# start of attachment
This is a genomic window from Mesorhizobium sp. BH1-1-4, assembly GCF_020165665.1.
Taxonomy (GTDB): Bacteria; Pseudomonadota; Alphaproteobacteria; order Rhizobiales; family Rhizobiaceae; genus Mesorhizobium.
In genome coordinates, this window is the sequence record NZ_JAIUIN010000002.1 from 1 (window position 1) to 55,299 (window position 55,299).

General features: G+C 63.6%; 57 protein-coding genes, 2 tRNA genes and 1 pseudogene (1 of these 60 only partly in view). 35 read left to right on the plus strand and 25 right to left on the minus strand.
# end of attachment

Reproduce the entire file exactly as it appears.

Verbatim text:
This is a genomic window from Mesorhizobium sp. BH1-1-4, assembly GCF_020165665.1.
Taxonomy (GTDB): Bacteria; Pseudomonadota; Alphaproteobacteria; order Rhizobiales; family Rhizobiaceae; genus Mesorhizobium.
In genome coordinates, this window is the sequence record NZ_JAIUIN010000002.1 from 1 (window position 1) to 55,299 (window position 55,299).

General features: G+C 63.6%; 57 protein-coding genes, 2 tRNA genes and 1 pseudogene (1 of these 60 only partly in view). 35 read left to right on the plus strand and 25 right to left on the minus strand.